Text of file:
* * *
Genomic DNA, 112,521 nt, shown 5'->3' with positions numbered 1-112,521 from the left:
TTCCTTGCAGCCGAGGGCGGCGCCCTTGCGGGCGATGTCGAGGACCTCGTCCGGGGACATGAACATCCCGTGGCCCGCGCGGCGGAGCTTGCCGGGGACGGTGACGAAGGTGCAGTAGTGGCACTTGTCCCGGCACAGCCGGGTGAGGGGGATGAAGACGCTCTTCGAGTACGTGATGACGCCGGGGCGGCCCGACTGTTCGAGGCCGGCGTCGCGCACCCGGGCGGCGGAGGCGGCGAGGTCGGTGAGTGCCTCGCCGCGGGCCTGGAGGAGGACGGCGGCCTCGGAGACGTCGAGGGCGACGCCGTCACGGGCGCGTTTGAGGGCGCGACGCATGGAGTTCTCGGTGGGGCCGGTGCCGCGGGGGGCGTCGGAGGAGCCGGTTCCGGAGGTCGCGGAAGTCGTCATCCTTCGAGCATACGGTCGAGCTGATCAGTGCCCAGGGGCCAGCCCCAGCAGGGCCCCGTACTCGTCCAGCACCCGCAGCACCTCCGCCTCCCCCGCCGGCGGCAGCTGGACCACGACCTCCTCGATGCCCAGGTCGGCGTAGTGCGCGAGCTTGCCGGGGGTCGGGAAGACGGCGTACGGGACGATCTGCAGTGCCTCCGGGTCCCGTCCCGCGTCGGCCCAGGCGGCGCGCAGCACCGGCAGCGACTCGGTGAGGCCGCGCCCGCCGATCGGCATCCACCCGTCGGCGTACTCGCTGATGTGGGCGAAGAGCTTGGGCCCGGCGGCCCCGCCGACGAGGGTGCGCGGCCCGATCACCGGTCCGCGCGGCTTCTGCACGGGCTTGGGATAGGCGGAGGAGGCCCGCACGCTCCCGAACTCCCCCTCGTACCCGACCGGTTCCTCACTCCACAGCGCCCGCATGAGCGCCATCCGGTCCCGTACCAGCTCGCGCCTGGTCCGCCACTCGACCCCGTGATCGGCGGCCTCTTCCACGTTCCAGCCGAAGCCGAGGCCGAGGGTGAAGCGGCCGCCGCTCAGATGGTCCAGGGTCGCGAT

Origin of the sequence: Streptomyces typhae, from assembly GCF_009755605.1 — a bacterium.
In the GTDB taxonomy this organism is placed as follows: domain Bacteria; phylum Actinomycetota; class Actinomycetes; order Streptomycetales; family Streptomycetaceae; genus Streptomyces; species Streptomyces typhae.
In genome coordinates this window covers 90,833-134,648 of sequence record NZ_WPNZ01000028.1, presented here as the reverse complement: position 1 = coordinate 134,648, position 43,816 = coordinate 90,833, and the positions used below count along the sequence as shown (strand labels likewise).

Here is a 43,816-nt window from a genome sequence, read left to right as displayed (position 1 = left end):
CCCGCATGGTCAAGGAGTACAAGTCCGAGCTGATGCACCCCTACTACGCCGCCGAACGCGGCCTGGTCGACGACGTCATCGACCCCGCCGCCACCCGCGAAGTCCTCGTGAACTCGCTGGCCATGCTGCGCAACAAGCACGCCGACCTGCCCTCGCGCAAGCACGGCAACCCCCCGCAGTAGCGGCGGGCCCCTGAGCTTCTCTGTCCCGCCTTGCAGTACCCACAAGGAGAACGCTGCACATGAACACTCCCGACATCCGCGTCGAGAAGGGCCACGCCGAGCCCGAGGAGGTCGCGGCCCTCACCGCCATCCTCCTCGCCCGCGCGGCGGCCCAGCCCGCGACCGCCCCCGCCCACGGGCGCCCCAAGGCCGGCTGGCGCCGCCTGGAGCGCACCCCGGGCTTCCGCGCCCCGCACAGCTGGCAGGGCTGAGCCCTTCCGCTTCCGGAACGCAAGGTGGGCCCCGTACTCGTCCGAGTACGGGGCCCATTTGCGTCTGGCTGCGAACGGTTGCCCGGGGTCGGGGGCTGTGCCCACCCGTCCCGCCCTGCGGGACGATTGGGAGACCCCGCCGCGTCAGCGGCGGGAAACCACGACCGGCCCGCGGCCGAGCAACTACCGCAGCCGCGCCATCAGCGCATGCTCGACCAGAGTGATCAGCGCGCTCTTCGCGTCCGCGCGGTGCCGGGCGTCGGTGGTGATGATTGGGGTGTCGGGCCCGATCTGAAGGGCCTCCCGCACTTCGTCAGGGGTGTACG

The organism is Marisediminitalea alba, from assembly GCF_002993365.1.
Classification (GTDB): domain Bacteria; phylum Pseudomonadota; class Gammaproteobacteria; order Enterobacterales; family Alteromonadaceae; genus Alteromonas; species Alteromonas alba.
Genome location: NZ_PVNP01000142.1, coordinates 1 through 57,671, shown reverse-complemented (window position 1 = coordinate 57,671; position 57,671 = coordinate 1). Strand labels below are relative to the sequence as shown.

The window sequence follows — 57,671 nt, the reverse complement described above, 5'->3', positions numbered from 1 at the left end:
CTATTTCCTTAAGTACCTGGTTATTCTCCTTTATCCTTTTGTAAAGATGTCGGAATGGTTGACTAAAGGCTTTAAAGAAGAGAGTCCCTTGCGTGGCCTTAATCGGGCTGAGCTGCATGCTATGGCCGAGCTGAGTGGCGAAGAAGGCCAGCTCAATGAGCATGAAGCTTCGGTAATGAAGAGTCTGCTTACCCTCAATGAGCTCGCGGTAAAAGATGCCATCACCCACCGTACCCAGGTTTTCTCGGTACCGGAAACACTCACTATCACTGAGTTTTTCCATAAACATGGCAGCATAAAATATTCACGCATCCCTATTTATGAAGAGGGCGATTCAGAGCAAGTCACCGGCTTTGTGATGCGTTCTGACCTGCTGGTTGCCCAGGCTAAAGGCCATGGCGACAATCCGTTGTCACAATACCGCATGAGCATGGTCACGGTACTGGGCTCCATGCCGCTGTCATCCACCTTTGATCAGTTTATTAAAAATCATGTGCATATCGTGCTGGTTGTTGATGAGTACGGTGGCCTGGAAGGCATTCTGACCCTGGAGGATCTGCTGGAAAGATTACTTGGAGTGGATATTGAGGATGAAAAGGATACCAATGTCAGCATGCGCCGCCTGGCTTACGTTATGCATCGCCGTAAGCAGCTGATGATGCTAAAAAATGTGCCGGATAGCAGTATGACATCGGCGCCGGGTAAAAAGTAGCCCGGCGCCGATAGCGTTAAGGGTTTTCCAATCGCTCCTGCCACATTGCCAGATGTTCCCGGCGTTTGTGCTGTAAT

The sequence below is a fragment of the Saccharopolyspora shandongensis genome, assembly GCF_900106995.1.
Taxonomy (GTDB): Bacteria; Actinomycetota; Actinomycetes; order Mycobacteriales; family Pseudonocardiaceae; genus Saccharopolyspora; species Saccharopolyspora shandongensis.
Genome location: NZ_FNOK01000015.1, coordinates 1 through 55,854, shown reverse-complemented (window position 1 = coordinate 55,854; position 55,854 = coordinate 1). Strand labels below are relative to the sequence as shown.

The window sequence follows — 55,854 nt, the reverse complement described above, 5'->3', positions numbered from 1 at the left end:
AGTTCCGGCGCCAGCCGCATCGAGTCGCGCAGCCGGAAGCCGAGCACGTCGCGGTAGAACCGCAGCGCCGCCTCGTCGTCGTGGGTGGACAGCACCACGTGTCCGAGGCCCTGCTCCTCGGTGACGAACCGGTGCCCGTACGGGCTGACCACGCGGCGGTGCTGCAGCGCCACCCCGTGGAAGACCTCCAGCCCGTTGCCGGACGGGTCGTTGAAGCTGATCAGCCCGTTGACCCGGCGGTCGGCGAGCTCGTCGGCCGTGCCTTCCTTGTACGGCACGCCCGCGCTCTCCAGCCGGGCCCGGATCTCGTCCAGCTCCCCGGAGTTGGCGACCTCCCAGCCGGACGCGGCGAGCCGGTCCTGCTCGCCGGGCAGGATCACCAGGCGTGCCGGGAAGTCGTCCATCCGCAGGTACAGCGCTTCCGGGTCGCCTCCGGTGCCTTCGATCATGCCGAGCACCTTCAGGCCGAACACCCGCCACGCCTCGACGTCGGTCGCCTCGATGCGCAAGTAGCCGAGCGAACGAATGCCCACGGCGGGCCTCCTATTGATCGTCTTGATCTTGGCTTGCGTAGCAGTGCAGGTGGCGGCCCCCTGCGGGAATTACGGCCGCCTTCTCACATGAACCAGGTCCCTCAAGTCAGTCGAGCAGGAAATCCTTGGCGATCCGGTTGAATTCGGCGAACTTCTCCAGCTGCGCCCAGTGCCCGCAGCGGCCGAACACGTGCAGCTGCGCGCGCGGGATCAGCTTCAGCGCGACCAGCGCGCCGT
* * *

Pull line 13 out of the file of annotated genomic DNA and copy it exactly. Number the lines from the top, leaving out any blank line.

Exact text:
The sequence below is a fragment of the Saccharopolyspora shandongensis genome, assembly GCF_900106995.1.